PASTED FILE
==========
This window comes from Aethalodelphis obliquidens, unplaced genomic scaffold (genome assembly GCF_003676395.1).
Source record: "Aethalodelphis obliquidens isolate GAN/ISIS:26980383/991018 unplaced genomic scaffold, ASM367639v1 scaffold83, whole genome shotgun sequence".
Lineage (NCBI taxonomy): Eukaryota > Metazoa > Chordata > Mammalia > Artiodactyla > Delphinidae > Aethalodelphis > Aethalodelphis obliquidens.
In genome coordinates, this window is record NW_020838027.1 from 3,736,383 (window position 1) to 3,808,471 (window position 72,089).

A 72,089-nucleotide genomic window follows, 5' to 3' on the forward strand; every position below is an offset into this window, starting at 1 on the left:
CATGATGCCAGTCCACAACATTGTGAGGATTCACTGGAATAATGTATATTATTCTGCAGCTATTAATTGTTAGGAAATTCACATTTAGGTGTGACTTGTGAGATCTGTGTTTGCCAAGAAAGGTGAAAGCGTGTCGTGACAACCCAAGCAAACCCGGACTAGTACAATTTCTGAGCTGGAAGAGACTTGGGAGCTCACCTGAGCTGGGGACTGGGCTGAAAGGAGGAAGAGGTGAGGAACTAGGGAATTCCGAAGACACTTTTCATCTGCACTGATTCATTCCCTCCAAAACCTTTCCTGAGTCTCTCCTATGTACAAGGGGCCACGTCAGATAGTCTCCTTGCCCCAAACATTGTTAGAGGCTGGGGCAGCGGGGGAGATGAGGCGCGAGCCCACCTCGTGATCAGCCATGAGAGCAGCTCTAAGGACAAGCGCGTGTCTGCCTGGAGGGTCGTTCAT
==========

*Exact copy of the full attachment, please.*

This window comes from Aethalodelphis obliquidens, unplaced genomic scaffold (genome assembly GCF_003676395.1).
Source record: "Aethalodelphis obliquidens isolate GAN/ISIS:26980383/991018 unplaced genomic scaffold, ASM367639v1 scaffold83, whole genome shotgun sequence".
Lineage (NCBI taxonomy): Eukaryota > Metazoa > Chordata > Mammalia > Artiodactyla > Delphinidae > Aethalodelphis > Aethalodelphis obliquidens.
In genome coordinates, this window is record NW_020838027.1 from 3,736,383 (window position 1) to 3,808,471 (window position 72,089).

A 72,089-nucleotide genomic window follows, 5' to 3' on the forward strand; every position below is an offset into this window, starting at 1 on the left:
CATGATGCCAGTCCACAACATTGTGAGGATTCACTGGAATAATGTATATTATTCTGCAGCTATTAATTGTTAGGAAATTCACATTTAGGTGTGACTTGTGAGATCTGTGTTTGCCAAGAAAGGTGAAAGCGTGTCGTGACAACCCAAGCAAACCCGGACTAGTACAATTTCTGAGCTGGAAGAGACTTGGGAGCTCACCTGAGCTGGGGACTGGGCTGAAAGGAGGAAGAGGTGAGGAACTAGGGAATTCCGAAGACACTTTTCATCTGCACTGATTCATTCCCTCCAAAACCTTTCCTGAGTCTCTCCTATGTACAAGGGGCCACGTCAGATAGTCTCCTTGCCCCAAACATTGTTAGAGGCTGGGGCAGCGGGGGAGATGAGGCGCGAGCCCACCTCGTGATCAGCCATGAGAGCAGCTCTAAGGACAAGCGCGTGTCTGCCTGGAGGGTCGTTCAT